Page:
I got into comics by being attracted to comics, but I stayed in comics for the kind of conversation they allowed me to have with myself and others. I want to carry on having those conversations as long as I have something to say, whether that be through comics or something else.
It’s interesting that you’ve had a difficult time firmly grasping an audience despite the success of your project and that fact you have quite the ardent following.
I think it’s because comics which update regularly with small, quickly-consumable single-page strips which can be enjoyed without referring to earlier comics are easiest to share, find time to read, and follow on your own terms. Gag strips do very well.
I can understand why there aren’t a lot of people interested in following a long-form comic that doesn’t update regularly, doesn’t have a cliffhanger every chapter, and isn’t exciting or funny in the usual way. I’m honestly astonished that anyone bothers to read anything I’ve made, let alone jam F5 while waiting for updates. I’m grateful for that, though.
Your other works are of a wide variety in terms of emotion. Hilariously sharp black comedy and profound moments of sadness. It’s certainly not held back.
Yeah, I just want to keep things honest. Allowing a comic’s internal world to be overly self-consciously modified by external concerns seems to me both a violation of the comic and the trust placed in the comic by the individual reader. For that reason ‘holding back’ due to concerns about, say, potential audience appeal or social acceptability is far more gratuitous and ugly to me than any mere drawing in a comic could ever be.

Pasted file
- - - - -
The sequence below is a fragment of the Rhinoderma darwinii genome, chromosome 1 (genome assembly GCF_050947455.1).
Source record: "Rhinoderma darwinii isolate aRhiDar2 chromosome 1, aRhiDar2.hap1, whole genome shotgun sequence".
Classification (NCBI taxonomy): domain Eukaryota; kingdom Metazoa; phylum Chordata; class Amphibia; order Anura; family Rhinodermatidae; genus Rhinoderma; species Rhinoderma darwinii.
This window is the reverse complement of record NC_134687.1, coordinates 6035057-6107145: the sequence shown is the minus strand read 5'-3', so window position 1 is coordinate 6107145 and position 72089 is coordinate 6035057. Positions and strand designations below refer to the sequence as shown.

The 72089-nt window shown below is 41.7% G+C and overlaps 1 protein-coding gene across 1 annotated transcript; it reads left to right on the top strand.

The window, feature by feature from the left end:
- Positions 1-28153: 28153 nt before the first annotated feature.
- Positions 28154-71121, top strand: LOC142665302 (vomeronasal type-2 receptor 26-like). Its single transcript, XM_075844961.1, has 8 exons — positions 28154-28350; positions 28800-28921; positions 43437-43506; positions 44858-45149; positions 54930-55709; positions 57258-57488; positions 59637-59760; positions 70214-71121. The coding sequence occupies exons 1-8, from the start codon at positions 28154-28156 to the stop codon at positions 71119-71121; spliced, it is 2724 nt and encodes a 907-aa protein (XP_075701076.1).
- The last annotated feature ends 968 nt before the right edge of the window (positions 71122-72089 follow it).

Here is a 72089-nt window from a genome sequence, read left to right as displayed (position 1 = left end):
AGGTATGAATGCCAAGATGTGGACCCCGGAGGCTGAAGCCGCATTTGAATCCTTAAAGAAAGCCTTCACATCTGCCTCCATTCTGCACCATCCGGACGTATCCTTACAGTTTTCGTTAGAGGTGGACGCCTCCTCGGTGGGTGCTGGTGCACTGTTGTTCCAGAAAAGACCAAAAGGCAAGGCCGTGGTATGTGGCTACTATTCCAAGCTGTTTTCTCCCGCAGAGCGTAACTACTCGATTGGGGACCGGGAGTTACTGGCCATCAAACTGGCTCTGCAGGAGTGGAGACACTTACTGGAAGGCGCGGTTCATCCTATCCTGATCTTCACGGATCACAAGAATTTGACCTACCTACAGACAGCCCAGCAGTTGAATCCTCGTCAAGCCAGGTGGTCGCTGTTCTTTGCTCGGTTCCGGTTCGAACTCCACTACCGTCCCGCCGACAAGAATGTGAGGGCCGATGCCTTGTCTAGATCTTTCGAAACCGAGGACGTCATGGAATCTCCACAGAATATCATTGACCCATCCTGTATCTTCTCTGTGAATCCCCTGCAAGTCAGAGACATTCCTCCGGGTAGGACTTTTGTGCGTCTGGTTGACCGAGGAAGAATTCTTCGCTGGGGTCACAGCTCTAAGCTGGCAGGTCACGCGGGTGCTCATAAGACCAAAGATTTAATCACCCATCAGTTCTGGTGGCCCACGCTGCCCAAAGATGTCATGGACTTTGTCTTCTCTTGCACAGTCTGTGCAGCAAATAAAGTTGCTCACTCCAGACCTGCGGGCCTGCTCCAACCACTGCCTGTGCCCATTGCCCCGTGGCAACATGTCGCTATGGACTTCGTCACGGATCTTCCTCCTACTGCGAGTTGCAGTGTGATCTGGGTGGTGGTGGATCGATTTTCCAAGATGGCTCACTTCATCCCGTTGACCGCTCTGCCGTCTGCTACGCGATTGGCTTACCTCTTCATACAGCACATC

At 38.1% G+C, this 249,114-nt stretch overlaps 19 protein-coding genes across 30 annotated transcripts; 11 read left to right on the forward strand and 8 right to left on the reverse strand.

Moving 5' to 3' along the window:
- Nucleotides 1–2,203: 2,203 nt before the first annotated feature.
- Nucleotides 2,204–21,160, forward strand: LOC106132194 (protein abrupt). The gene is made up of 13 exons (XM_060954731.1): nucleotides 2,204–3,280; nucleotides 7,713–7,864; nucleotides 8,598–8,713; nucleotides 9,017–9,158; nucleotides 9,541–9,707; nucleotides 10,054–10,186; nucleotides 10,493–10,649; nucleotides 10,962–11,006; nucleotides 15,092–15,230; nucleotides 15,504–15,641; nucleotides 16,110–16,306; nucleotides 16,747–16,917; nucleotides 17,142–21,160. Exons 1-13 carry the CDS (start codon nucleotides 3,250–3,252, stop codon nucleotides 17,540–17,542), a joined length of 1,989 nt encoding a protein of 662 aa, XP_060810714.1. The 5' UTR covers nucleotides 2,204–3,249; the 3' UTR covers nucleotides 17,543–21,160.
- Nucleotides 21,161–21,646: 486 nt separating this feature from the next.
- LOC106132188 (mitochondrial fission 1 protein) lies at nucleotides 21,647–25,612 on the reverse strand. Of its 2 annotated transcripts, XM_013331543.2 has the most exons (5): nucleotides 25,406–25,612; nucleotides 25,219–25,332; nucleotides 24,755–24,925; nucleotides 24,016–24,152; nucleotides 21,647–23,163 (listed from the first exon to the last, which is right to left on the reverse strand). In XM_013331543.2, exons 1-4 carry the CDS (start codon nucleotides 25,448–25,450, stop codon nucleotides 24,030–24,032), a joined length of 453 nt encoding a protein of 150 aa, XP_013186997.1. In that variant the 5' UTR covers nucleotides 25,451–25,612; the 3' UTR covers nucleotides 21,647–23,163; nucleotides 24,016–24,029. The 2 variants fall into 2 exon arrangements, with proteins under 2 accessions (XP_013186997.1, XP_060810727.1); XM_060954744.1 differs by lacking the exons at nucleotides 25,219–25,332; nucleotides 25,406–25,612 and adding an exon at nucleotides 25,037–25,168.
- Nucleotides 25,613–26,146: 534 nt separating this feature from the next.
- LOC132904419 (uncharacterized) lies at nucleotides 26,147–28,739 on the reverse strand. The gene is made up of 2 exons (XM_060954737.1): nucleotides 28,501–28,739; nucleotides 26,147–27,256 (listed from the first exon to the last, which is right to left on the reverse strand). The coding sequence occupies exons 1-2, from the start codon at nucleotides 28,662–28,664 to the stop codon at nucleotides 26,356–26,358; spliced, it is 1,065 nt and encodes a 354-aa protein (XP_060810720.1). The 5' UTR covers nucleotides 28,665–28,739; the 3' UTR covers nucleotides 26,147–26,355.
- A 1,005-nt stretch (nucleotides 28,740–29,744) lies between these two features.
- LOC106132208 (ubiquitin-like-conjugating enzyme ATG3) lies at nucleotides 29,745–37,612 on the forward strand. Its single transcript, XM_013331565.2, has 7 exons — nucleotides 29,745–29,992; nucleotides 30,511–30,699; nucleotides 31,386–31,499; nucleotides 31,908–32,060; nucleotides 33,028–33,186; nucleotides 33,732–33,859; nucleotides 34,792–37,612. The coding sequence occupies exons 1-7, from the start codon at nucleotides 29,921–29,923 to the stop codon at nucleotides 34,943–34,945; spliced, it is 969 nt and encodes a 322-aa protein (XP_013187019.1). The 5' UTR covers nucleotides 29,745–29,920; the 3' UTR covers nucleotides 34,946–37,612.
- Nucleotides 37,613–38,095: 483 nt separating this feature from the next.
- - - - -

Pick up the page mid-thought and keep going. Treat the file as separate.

As for why there is a variety of styles and tone, I just like a variety of buckets on hand. I need to keep my output free from cross-contamination. If I have an urge to draw cute magical girls in frilly dresses, I have to do it. So I have a bucket for that, and other buckets remain frilly-dress-free.
I feel that most writers or creators wish to explore something with their creative process. Do you feel like you’re searching for something?
“Searching” isn’t quite the right picture, I think – that suggests some wish for completion, possession, or a direction/directedness/goal, etc. None of that appeals to me. I no longer believe that art is path to betterment or consolation. It won’t save you from fear or loneliness. What it might do, I think, is give your loneliness a sense of orientation.
A solo-climber ascends by night – the cities below converge to a single point of light, and the mountain, too vast, too close, blots out all stars. There is but one comfort afforded to the climber: there, in the distance, the faint glitter of other solo-climbers, sending up their flares, lighting their lanterns, burning out. These lights will never bridge the gaps between climbers, nor will it help them in their climb – they wouldn’t want that anyway. The climb’s the thing. But there’s light were there was no light before, and these lights give a shape to the darkness. Art is like that, I think. At least, that’s what I think these days.
We already talked a bit about this earlier also, but what are some of your other influences and how do they affect the whole body of your works?
Well I found myself rereading Kafka’s shortest works again and again during NNN. Murakami was also an influence, though a minor one. Richard Rorty’s works were a major influence on NNN, particularly Contingency, Irony, and Solidarity, and Philosophy and the Mirror of Nature. Davidson’s essays, too. These works, among others, let me engage my concerns as problems rather than boogeymen. In short, they allowed me to make the transition from weird, juvenile metaphysical concerns to concerns about the human world. NNN is in some sense both the record of – and the working out of – that transition.
NNN must have been a big evolutionary process, huh?
Hopefully. I think I’ve manage to jump over a wall, or maybe off a ledge. I’ll only know after completing my next project, I suppose.
Anything you would like to say to people who might be looking to back this project?
Just the same thing I say on my Kickstarter page: If you grab NNN you won’t just get a good read, you’ll get a one-of-a-kind comic that you’d never be able to find through normal commercial channels. If you’re an eccentric literary explorer, NNN is ready to send you to a strange, distant world. I hope you like it.